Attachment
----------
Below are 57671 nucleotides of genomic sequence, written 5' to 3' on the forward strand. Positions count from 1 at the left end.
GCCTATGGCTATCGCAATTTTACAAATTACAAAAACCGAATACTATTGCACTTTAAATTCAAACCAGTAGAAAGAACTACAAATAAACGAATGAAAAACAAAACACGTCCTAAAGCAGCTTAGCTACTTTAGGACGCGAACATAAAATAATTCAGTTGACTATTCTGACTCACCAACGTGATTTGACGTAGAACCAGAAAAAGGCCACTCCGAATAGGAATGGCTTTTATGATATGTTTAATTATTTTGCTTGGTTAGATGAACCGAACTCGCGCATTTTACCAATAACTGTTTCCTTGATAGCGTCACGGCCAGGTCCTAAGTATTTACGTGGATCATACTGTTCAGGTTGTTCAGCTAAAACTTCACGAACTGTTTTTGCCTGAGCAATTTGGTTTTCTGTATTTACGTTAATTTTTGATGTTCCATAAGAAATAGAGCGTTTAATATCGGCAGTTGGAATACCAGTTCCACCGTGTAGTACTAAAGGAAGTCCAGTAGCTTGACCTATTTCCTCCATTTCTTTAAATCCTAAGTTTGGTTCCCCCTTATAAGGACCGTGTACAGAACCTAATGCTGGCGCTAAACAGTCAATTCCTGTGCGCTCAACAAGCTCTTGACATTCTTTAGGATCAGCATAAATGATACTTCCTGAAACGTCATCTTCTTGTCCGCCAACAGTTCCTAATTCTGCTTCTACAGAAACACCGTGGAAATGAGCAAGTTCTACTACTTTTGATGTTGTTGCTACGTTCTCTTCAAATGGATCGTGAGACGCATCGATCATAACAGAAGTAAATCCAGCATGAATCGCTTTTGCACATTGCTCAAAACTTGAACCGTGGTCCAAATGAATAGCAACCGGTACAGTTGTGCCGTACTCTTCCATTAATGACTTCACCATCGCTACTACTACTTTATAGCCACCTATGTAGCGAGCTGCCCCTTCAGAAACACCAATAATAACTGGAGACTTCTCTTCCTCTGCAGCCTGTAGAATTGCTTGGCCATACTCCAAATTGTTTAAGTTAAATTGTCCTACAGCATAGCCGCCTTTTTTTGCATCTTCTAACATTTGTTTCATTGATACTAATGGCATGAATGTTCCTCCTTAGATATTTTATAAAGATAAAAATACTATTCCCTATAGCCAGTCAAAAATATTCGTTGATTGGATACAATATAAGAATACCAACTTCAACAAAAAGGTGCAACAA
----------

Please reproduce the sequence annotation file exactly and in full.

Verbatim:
Below are 57671 nucleotides of genomic sequence, written 5' to 3' on the forward strand. Positions count from 1 at the left end.
GCCTATGGCTATCGCAATTTTACAAATTACAAAAACCGAATACTATTGCACTTTAAATTCAAACCAGTAGAAAGAACTACAAATAAACGAATGAAAAACAAAACACGTCCTAAAGCAGCTTAGCTACTTTAGGACGCGAACATAAAATAATTCAGTTGACTATTCTGACTCACCAACGTGATTTGACGTAGAACCAGAAAAAGGCCACTCCGAATAGGAATGGCTTTTATGATATGTTTAATTATTTTGCTTGGTTAGATGAACCGAACTCGCGCATTTTACCAATAACTGTTTCCTTGATAGCGTCACGGCCAGGTCCTAAGTATTTACGTGGATCATACTGTTCAGGTTGTTCAGCTAAAACTTCACGAACTGTTTTTGCCTGAGCAATTTGGTTTTCTGTATTTACGTTAATTTTTGATGTTCCATAAGAAATAGAGCGTTTAATATCGGCAGTTGGAATACCAGTTCCACCGTGTAGTACTAAAGGAAGTCCAGTAGCTTGACCTATTTCCTCCATTTCTTTAAATCCTAAGTTTGGTTCCCCCTTATAAGGACCGTGTACAGAACCTAATGCTGGCGCTAAACAGTCAATTCCTGTGCGCTCAACAAGCTCTTGACATTCTTTAGGATCAGCATAAATGATACTTCCTGAAACGTCATCTTCTTGTCCGCCAACAGTTCCTAATTCTGCTTCTACAGAAACACCGTGGAAATGAGCAAGTTCTACTACTTTTGATGTTGTTGCTACGTTCTCTTCAAATGGATCGTGAGACGCATCGATCATAACAGAAGTAAATCCAGCATGAATCGCTTTTGCACATTGCTCAAAACTTGAACCGTGGTCCAAATGAATAGCAACCGGTACAGTTGTGCCGTACTCTTCCATTAATGACTTCACCATCGCTACTACTACTTTATAGCCACCTATGTAGCGAGCTGCCCCTTCAGAAACACCAATAATAACTGGAGACTTCTCTTCCTCTGCAGCCTGTAGAATTGCTTGGCCATACTCCAAATTGTTTAAGTTAAATTGTCCTACAGCATAGCCGCCTTTTTTTGCATCTTCTAACATTTGTTTCATTGATACTAATGGCATGAATGTTCCTCCTTAGATATTTTATAAAGATAAAAATACTATTCCCTATAGCCAGTCAAAAATATTCGTTGATTGGATACAATATAAGAATACCAACTTCAACAAAAAGGTGCAACAA